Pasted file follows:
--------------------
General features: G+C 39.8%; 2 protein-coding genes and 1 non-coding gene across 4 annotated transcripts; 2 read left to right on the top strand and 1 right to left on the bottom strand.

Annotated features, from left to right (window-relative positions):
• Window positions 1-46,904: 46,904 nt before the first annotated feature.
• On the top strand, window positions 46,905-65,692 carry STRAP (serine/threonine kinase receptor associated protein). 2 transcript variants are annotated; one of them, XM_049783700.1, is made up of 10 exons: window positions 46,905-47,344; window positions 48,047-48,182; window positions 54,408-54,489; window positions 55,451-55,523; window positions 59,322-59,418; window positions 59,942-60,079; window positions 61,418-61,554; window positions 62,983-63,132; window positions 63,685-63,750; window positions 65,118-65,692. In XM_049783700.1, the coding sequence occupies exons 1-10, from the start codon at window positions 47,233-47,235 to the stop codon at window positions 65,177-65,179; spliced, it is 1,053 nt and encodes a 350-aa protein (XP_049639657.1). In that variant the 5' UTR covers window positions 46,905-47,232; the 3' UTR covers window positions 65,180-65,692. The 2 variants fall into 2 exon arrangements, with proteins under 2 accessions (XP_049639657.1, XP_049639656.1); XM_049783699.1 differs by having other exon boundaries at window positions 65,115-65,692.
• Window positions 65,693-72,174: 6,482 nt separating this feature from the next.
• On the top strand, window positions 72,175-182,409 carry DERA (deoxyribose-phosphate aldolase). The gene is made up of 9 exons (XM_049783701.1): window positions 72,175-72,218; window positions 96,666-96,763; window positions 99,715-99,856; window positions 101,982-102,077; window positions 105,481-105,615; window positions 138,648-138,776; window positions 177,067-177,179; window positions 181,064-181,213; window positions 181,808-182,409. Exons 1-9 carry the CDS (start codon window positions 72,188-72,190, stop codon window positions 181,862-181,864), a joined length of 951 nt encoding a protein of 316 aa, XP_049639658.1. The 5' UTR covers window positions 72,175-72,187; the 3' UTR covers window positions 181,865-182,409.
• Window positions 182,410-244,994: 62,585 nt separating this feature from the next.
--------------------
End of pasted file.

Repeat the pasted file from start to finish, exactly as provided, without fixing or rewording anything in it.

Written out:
General features: G+C 39.8%; 2 protein-coding genes and 1 non-coding gene across 4 annotated transcripts; 2 read left to right on the top strand and 1 right to left on the bottom strand.

Annotated features, from left to right (window-relative positions):
• Window positions 1-46,904: 46,904 nt before the first annotated feature.
• On the top strand, window positions 46,905-65,692 carry STRAP (serine/threonine kinase receptor associated protein). 2 transcript variants are annotated; one of them, XM_049783700.1, is made up of 10 exons: window positions 46,905-47,344; window positions 48,047-48,182; window positions 54,408-54,489; window positions 55,451-55,523; window positions 59,322-59,418; window positions 59,942-60,079; window positions 61,418-61,554; window positions 62,983-63,132; window positions 63,685-63,750; window positions 65,118-65,692. In XM_049783700.1, the coding sequence occupies exons 1-10, from the start codon at window positions 47,233-47,235 to the stop codon at window positions 65,177-65,179; spliced, it is 1,053 nt and encodes a 350-aa protein (XP_049639657.1). In that variant the 5' UTR covers window positions 46,905-47,232; the 3' UTR covers window positions 65,180-65,692. The 2 variants fall into 2 exon arrangements, with proteins under 2 accessions (XP_049639657.1, XP_049639656.1); XM_049783699.1 differs by having other exon boundaries at window positions 65,115-65,692.
• Window positions 65,693-72,174: 6,482 nt separating this feature from the next.
• On the top strand, window positions 72,175-182,409 carry DERA (deoxyribose-phosphate aldolase). The gene is made up of 9 exons (XM_049783701.1): window positions 72,175-72,218; window positions 96,666-96,763; window positions 99,715-99,856; window positions 101,982-102,077; window positions 105,481-105,615; window positions 138,648-138,776; window positions 177,067-177,179; window positions 181,064-181,213; window positions 181,808-182,409. Exons 1-9 carry the CDS (start codon window positions 72,188-72,190, stop codon window positions 181,862-181,864), a joined length of 951 nt encoding a protein of 316 aa, XP_049639658.1. The 5' UTR covers window positions 72,175-72,187; the 3' UTR covers window positions 181,865-182,409.
• Window positions 182,410-244,994: 62,585 nt separating this feature from the next.